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Thursday, July 11, 2013

HONEST -- DVD review by porfle

Fans of Amanda Redman (D.S. Sandra Pullman of the delightfully quirky cop series "New Tricks") will probably derive a good bit of fun watching her wrestle the 2008 single-season British TV series HONEST (now a 2-disc DVD set from Acorn Media) into submission with her brassy, no-nonsense acting style.  Others, however, may have to slog their way through a distinctly unlikable episode or two before the show, and especially some of these characters, start to grow on them.

The marvelous Danny Webb, for example, plays crooked dad Mack Carter, who's perfectly happy to raise his kids to be scummy lowlifes like him.  At least until he ends up in prison--for several years this time instead of the usual short term--which means that his harried wife Lindsay (Redman) must now run the household and pay the bills while keeping all of the Carter family's budding young felons in line.  But what makes this really difficult is her decision to do all of this without resorting to crime.

How Lindsay and her criminal charges make the painful transition from larceny to honesty drives this raucous mix of comedy and drama with wildly varying results.  At first, characters such as teenaged dork Vic Carter (Matthew McNulty) and his butthead pal Reza (Amit Shah) provide little mirth as they engage in burglary and other crimes in bumbling fashion.  It isn't until they get caught redhanded by aging Triad boss Mr. Hong (venerable Burt Kwouk of the PINK PANTHER series), who forces Vic to atone by being his virtual slave, that we begin to warm up to Vic as he gradually gains a tentative sense of responsibility. 

The fact that Mr. Hong's granddaughter Vicky (Maye Choo) is a knockout who enjoying tormenting Vic during his labors by parading around in a bikini helps make the series more watchable at times.  And when she finally decides to "do the nasty" with Vic, it helps that she's actually doing it with Vic's twin brother Taylor (also McNulty), filling in for Vic in more ways than one.  Taylor, it turns out, is a lawyer and is thus the family's biggest success story,  although this hardly means he's above some occasional dishonesty himself.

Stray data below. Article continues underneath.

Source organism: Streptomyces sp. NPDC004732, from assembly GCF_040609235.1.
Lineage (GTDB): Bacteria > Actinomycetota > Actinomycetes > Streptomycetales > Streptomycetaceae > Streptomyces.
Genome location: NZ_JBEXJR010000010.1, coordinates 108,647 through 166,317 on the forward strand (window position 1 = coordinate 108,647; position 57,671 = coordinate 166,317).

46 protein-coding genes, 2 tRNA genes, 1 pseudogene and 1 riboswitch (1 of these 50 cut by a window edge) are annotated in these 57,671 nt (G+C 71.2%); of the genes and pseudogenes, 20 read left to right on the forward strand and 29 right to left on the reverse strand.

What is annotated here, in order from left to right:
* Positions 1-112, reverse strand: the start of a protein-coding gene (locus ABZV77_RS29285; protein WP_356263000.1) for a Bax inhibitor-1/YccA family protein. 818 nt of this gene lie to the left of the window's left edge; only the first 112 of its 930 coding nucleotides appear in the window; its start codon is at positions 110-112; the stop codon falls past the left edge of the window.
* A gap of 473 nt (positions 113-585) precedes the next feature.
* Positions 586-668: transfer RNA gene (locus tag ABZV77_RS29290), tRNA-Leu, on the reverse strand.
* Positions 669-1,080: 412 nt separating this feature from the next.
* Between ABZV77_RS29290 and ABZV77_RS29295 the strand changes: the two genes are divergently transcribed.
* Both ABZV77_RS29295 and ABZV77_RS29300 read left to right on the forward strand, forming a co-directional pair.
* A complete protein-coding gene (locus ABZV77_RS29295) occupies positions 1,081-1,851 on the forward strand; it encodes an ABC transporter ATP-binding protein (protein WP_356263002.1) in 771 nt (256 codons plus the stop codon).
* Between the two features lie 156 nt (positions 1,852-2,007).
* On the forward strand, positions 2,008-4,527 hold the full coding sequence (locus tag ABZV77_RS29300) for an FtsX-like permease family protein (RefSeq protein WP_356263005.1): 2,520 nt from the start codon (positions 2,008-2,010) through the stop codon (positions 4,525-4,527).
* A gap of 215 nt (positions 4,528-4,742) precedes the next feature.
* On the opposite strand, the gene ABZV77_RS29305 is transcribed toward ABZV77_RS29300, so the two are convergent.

Kacie Carter (Laura Haddock), a dumb blonde obsessed with becoming a model, is a virtual clone of Kelly Bundy of "Married With Children."  Her character doesn't really become interesting until late in the season when she gets hooked  up with a lecherous TV personality and starts using him to get her face (and other body parts) splashed all over the tabloids.  Sister Lianna (Eleanor Wyld), one of the show's less annoying characters, is the smart one who has enough savvy to be a success in whatever she pursues but still finds herself doing a balancing act between right and wrong.  Michael Byrne (INDIANA JONES AND THE LAST CRUSADE, BRAVEHEART) plays Grandpa Carter,  a crusty old reprobate who isn't as senile as he lets on.

Amanda Redman, of course, easily dominates the proceedings by virtue of her sheer presence and robust acting talents, and HONEST is pretty much first-rate whenever she's on the screen.  Besides the aforementioned Danny Webb (a favorite of mine since ALIEN 3), another oasis of "good" is the always fine Sean Pertwee (SOLDIER, THE MUTANT CHRONICLES) as D.S. Ed Bain, a world-weary cop who likes Lindsay even though he's forced to spend most of his time arresting members of her family.  Their tentative relationship will provide some nice moments throughout the show's six episodes.

The series gets off to a shaky start as the first episode or two are a cacophony of  empty freneticism and bad one-liners, rushing from one gag situation to the next before we can reflect on how unfunny it all is.  Again, the Carters and their fellow felons initially come off not as charming rogues or scoundrels, but simply low-lifes whom I found wholly unlikable.  It doesn't help that the incessantly cutesy musical score prods us to find it all amusing.

Gradually, though, I began to build up a tolerance and finally a measure of affection for the Carters and their silly antics, along with occasional moments of actual funniness as when Lindsay and D.S. Bain catch Constable Harrison ( Thomas Nelstrop) gratifying himself in his car to a picture of aspiring model Kacie, whom he happens to be stalking.  Outstanding dramatic moments include an attempt on Lindsay's life after she's accused of being a "grass" (snitch) and her continuing struggle to keep her marriage to Mack from falling apart as her feelings for D.S. Bain grow harder to deny.  Lindsay's misadventures in the work force, including clashes with some  of her supposedly "honest" employers, also provide some of the show's most riveting situations.

The 2-disc DVD set from Acorn Media is in 16:9 widescreen with Dolby Digital sound and English subtitles.  Extras consist of a photo gallery, text interviews with some of the lead actors, and production notes.

If you find yourself watching HONEST and not liking what you see at first,  you might want to hang in there and give it a chance.  By the third episode or so, I found myself actually getting into it and, dare I say, caring about these characters and their foolish yet earnest attempts to go straight.  Even the unfunny parts began to seem kind of funny, which is a sure sign that a TV series has managed to tweak my "likability" nerve. 

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